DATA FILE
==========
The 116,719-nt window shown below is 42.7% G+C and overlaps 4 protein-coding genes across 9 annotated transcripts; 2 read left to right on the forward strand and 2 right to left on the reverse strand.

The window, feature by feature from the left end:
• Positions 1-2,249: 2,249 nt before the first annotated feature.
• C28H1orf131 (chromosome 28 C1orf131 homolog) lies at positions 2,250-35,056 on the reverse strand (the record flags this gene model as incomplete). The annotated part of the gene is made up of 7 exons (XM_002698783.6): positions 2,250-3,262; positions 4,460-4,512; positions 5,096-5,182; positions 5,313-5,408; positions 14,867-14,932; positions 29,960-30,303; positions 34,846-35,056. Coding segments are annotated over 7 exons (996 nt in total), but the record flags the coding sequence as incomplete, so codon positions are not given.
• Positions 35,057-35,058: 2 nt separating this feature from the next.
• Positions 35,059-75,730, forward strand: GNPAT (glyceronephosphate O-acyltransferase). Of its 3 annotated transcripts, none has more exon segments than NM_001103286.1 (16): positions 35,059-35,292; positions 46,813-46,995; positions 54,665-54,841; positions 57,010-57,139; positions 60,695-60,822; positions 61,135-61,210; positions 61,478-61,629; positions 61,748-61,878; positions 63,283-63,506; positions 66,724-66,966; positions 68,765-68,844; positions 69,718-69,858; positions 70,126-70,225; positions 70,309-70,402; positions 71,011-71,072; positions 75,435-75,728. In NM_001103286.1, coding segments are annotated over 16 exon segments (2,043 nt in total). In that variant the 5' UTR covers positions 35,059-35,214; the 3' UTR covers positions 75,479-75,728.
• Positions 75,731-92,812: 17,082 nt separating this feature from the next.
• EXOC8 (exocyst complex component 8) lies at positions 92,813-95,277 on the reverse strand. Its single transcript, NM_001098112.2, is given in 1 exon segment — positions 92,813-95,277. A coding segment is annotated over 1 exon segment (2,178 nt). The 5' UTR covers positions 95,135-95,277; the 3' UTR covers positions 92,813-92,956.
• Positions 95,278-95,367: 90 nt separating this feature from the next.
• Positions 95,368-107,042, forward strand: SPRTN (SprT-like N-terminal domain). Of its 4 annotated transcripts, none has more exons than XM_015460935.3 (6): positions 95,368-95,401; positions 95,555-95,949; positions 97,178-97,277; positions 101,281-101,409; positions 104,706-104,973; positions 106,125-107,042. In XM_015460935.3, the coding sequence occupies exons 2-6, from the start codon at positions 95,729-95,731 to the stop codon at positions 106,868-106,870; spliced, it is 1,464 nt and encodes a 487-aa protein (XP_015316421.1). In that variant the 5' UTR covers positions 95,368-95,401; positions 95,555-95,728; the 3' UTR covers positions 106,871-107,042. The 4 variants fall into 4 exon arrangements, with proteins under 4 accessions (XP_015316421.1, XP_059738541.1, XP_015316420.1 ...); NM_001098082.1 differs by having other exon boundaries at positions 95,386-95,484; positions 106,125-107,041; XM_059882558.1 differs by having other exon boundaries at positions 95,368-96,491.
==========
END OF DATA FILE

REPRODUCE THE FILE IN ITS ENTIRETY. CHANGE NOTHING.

The 116,719-nt window shown below is 42.7% G+C and overlaps 4 protein-coding genes across 9 annotated transcripts; 2 read left to right on the forward strand and 2 right to left on the reverse strand.

The window, feature by feature from the left end:
• Positions 1-2,249: 2,249 nt before the first annotated feature.
• C28H1orf131 (chromosome 28 C1orf131 homolog) lies at positions 2,250-35,056 on the reverse strand (the record flags this gene model as incomplete). The annotated part of the gene is made up of 7 exons (XM_002698783.6): positions 2,250-3,262; positions 4,460-4,512; positions 5,096-5,182; positions 5,313-5,408; positions 14,867-14,932; positions 29,960-30,303; positions 34,846-35,056. Coding segments are annotated over 7 exons (996 nt in total), but the record flags the coding sequence as incomplete, so codon positions are not given.
• Positions 35,057-35,058: 2 nt separating this feature from the next.
• Positions 35,059-75,730, forward strand: GNPAT (glyceronephosphate O-acyltransferase). Of its 3 annotated transcripts, none has more exon segments than NM_001103286.1 (16): positions 35,059-35,292; positions 46,813-46,995; positions 54,665-54,841; positions 57,010-57,139; positions 60,695-60,822; positions 61,135-61,210; positions 61,478-61,629; positions 61,748-61,878; positions 63,283-63,506; positions 66,724-66,966; positions 68,765-68,844; positions 69,718-69,858; positions 70,126-70,225; positions 70,309-70,402; positions 71,011-71,072; positions 75,435-75,728. In NM_001103286.1, coding segments are annotated over 16 exon segments (2,043 nt in total). In that variant the 5' UTR covers positions 35,059-35,214; the 3' UTR covers positions 75,479-75,728.
• Positions 75,731-92,812: 17,082 nt separating this feature from the next.
• EXOC8 (exocyst complex component 8) lies at positions 92,813-95,277 on the reverse strand. Its single transcript, NM_001098112.2, is given in 1 exon segment — positions 92,813-95,277. A coding segment is annotated over 1 exon segment (2,178 nt). The 5' UTR covers positions 95,135-95,277; the 3' UTR covers positions 92,813-92,956.
• Positions 95,278-95,367: 90 nt separating this feature from the next.
• Positions 95,368-107,042, forward strand: SPRTN (SprT-like N-terminal domain). Of its 4 annotated transcripts, none has more exons than XM_015460935.3 (6): positions 95,368-95,401; positions 95,555-95,949; positions 97,178-97,277; positions 101,281-101,409; positions 104,706-104,973; positions 106,125-107,042. In XM_015460935.3, the coding sequence occupies exons 2-6, from the start codon at positions 95,729-95,731 to the stop codon at positions 106,868-106,870; spliced, it is 1,464 nt and encodes a 487-aa protein (XP_015316421.1). In that variant the 5' UTR covers positions 95,368-95,401; positions 95,555-95,728; the 3' UTR covers positions 106,871-107,042. The 4 variants fall into 4 exon arrangements, with proteins under 4 accessions (XP_015316421.1, XP_059738541.1, XP_015316420.1 ...); NM_001098082.1 differs by having other exon boundaries at positions 95,386-95,484; positions 106,125-107,041; XM_059882558.1 differs by having other exon boundaries at positions 95,368-96,491.